Review : Blood Magic : Secrets of Thaumaturgy

A guide to the more mystical vampire disciplines, for Vampire: The Masquerade.

By White Wolf, £12.99/$19.95, $9.98 PDF

Oh look, the magic users manual…

It could so easily have been just that, the White-Wolf guide to spellcasters, a book of spells for munchkins to trot out everytime they want to play a maxed out Tremere character. Fortunately, though this book falls into a few traps, it is still a worthwhile read. It’s going to be of most use to the Storyteller, as a lot of the information and disciplines in here are better used sparingly. Fortunately most of the new powers here aren’t so much grotesquely powerful, as different and interesting.

The book starts with a good deal of information about the history of Thaumaturgy, who used it first, who made key discoveries, and why the Tremere dominate the art. Lots of nice background reading that helps fill out the World of Darkness. There’s also a chapter detailing how the Tremere look at magic, and how they use this information to their advantage when creating new paths and rituals. This is nicely detailed, and helps visualise the Tremere’s attitude to magic a bit better than before. The concepts of Identity, sympathy, contagation and inherency, help to flesh out thaumaturgy from the ” point and go bang!” discipline to something a bit more cerebral. They also allow you to flesh out any in character training a Tremere character might do, and help guide you with regards to dealing with thaumaturgical research. The sections of Tremere apprenticeships is nice enough, but should have been left for Clanbook Tremere, I felt.

The book has a huge amount of new powers, as well as revised versions of older paths from Vampire 2nd Ed and Darkages. Most are well thought out, and aren’t actually any more powerful than existing paths, they just do different things. Biothaumaturgy is an arcane blend of science and genetics. Alchemy allows the creation of platonic ideals of elements, the hearth path is for defending a haven, Oneiromancy deals with dreams, and is significantly different from the old path of morpheus, having a more prophetic outlook. Some of the more obscure paths like path of the Bloods Curse (which plays on vampires inherent weaknesses), offer real possibilities for NPC villains, but could be game breaking in the hands of a munchkin. Most revolve around a consistent theme and have nicely thought out powers.

There’s a huge lot of rituals here as well, ranging form the sublime to the pointless and every point in between. Many have previously appeared in other books, some are new, most have nice concepts. Some, like the level 8, Blade of the Forbidden Flower (which creates a magic sword using the soul of a vampire), seem slightly out of place. Some are superfluous, being already covered by other powers (notably many psychic ones, which already have comparable powers in Auspex). They also include optional rules for learning rituals, which anybody involved in a long term chronicle will be thankful of. There are also suggestions for how to characters can create their own rituals, and how to balance this.

The most interesting part of the book looks at other forms of kindred magic. This section deals with Giovanni Necromancy, Voodoo, Assamite viziers, Setite sorcery and, my favourite, Tzimisce Koldumic Sorcery. These had been hinted at in previous books, but now get a complete run down. The Giovanni get a brief section with some new rituals, all of which seem particularly pointless. The samedi and Voodoo get a nice piece of background. The Setite and Assamite sorceries stand out from the crowd as being, well thought out noticeably different variants on Thaumaturgy, which work well with the respective clans themes. Koldunic sorcery finally gets explained properly, the paths are mostly well thought out, being far more elemental than Tremere magic. The spirit ways suffer from being too dull and the fire ways suffer from being cool, but a tad ridiculous (summoning magma is a nice twist, I’m just not sure it’s a good idea…….). It also suffers from a lack of rituals.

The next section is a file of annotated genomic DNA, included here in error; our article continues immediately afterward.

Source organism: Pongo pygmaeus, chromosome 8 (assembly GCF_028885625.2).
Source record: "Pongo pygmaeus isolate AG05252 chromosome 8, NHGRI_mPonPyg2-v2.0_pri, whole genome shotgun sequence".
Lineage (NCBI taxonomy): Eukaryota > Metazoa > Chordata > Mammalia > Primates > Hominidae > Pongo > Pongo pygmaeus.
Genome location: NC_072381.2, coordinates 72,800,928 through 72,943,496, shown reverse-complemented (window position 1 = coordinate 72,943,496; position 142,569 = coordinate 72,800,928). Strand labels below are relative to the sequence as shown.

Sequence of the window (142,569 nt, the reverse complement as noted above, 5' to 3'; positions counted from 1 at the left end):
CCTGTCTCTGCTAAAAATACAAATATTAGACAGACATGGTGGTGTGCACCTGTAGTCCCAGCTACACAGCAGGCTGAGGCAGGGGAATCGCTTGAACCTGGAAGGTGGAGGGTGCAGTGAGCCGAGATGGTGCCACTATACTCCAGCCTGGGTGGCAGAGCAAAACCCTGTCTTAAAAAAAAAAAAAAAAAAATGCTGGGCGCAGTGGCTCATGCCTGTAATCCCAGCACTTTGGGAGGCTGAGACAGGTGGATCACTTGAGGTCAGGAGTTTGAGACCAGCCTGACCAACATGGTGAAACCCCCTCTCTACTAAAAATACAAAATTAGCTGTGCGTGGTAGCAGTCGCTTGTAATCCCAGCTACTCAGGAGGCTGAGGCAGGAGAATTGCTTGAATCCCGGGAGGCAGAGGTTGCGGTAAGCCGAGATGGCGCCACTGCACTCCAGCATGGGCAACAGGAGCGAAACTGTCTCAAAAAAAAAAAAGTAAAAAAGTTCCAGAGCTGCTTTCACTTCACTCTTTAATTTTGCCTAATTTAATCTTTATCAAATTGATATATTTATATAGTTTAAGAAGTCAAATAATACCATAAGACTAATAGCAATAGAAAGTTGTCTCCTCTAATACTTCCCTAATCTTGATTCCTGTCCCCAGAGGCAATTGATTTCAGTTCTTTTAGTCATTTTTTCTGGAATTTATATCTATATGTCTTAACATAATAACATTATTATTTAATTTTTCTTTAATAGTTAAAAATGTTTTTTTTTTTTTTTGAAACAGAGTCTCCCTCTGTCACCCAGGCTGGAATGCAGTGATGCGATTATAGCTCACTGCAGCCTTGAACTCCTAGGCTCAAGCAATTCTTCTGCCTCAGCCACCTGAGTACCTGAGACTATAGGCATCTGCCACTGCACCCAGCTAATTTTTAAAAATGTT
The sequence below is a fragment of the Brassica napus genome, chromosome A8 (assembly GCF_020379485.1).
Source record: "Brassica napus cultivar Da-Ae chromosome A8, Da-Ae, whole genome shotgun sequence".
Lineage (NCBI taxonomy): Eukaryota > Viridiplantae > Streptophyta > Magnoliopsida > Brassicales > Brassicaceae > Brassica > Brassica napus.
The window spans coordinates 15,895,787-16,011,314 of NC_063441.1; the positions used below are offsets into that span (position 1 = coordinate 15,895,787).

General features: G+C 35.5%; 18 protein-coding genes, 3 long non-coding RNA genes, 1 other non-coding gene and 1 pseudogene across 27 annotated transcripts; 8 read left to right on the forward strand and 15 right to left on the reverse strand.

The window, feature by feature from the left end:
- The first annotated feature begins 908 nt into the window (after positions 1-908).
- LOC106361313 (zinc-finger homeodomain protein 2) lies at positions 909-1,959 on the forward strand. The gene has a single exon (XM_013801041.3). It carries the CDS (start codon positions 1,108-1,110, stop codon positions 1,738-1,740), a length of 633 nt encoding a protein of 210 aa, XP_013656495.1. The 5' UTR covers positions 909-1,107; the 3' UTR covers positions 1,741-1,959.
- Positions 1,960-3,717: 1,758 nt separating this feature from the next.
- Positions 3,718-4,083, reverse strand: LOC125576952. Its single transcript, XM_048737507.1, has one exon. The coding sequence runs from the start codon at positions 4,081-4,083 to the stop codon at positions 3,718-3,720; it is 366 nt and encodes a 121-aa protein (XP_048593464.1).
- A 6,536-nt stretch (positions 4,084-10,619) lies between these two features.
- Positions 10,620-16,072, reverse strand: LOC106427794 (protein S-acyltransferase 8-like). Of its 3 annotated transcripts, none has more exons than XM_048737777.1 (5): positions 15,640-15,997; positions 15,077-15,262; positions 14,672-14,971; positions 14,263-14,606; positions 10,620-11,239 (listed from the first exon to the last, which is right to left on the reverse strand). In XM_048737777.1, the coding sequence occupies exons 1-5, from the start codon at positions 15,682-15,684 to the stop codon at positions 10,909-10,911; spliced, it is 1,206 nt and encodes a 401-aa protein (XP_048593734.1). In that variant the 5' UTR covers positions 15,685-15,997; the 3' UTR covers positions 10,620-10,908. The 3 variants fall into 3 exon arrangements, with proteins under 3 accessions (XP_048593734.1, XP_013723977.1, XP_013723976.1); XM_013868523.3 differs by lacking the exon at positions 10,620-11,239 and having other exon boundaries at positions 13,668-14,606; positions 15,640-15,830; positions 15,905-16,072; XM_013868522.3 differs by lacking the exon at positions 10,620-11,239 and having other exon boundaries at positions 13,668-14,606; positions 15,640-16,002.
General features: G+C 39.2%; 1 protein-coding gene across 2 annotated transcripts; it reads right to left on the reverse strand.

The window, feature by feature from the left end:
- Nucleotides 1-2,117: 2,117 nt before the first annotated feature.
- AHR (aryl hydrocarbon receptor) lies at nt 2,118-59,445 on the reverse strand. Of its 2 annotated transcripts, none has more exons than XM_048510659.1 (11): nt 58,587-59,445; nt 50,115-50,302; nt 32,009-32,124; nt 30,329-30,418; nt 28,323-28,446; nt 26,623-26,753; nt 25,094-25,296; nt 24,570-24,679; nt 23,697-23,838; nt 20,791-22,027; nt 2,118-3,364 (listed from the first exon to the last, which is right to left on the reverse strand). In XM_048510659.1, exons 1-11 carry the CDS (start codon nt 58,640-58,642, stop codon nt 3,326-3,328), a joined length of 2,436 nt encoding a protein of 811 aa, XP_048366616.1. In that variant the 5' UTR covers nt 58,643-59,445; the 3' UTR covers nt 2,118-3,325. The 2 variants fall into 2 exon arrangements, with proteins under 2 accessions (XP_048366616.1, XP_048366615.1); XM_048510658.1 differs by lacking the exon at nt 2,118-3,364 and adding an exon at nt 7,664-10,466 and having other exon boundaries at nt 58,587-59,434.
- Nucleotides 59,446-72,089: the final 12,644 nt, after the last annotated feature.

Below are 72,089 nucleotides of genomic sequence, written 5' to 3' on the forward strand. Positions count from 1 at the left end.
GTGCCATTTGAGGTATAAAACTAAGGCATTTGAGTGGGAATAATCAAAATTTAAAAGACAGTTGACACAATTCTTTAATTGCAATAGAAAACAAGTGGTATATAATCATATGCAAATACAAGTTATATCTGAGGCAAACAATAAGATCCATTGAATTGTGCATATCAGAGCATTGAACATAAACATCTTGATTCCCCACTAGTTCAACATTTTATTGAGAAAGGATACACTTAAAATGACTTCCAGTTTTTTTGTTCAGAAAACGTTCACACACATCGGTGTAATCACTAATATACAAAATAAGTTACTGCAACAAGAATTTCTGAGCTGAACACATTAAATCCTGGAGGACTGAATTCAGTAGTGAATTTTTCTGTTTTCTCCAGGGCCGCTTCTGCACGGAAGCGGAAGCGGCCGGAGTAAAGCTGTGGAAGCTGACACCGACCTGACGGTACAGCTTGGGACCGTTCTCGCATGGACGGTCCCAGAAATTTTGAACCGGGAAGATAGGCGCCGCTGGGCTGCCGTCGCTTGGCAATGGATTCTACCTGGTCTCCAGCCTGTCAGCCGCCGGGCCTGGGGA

Overall: All in all, if you are a fan of Thaumaturgy as a discipline, then you’ll enjoy this book. It gives you a good background overview and many new powers to play with. If you dislike the inherent power of Thaumaturgy, when compared to other disciplines, you may find it slightly annoying.

Review : Clanbook Assamite, Revised

A wonderful reworking of a Vampire clan for the new edition.

By Clayton Oliver, White Wolf, £8.99

There was a problem with the Assamite clan, and the problem was cliche. From the very begining they were defined as the assasins of the vampire world. They were one dimensional killers, capable of nothing more than turning up to kill people, worse than that, they conformed to the worst of the wests stereotypical views of the Islamic world. The original clanbook did little to change this, promoting an “us against them” ideology and falling into the “our antediluvians bigger than yours” trap, some of the ideas were good, but they still made it impossible to play an Assamite as part of a normal coterie. Fortunately the excellent Libellus Sanguinius 3 came to our rescue, providing a much more interesting view on the clan, and managing to completely turn the clan around, while still enabling the clans stereotype to exist. The same author has now produced the revised clanbook, and I’d be tempted to say it’s the best release for vampire since 3rd Ed arrived.

So what do you get for your money? Well, it’s a nice sized book, with plenty of quality illustrations, which give a nice feel for the clans apearance and history. The book is written from the point of view of the Assamites who have feld to the Camarilla (see below), but manages to not be too cloyingly in-character. The book is well layed out, and the writing style is very readable, without the annoying changes of narrator that jarred other recent clanbooks (Lasombra springs to mind).

The first section describes the Assamites’ history from the first city ’til the modern nights. It’s a storming chapter, covering how the clans three castes (warrior, sorceror and visier) came into being, and how their interactions have shaped the clan. One of the best bits about this is it really gave a feeling of how the internal politics of the clan works, giving every current event a solid grounding in the past. The chapter also geals with how the warrior caste came to be seen as the only Assamites by outsiders. Nice touches include how the assamite “Judges”, as the warriors were originally known, became addicted to diablerie (it was a punishment in the second city). It also touches on the Assamites activities in Europe before the anarch revolt, as well as their founders various appearances down the centuries.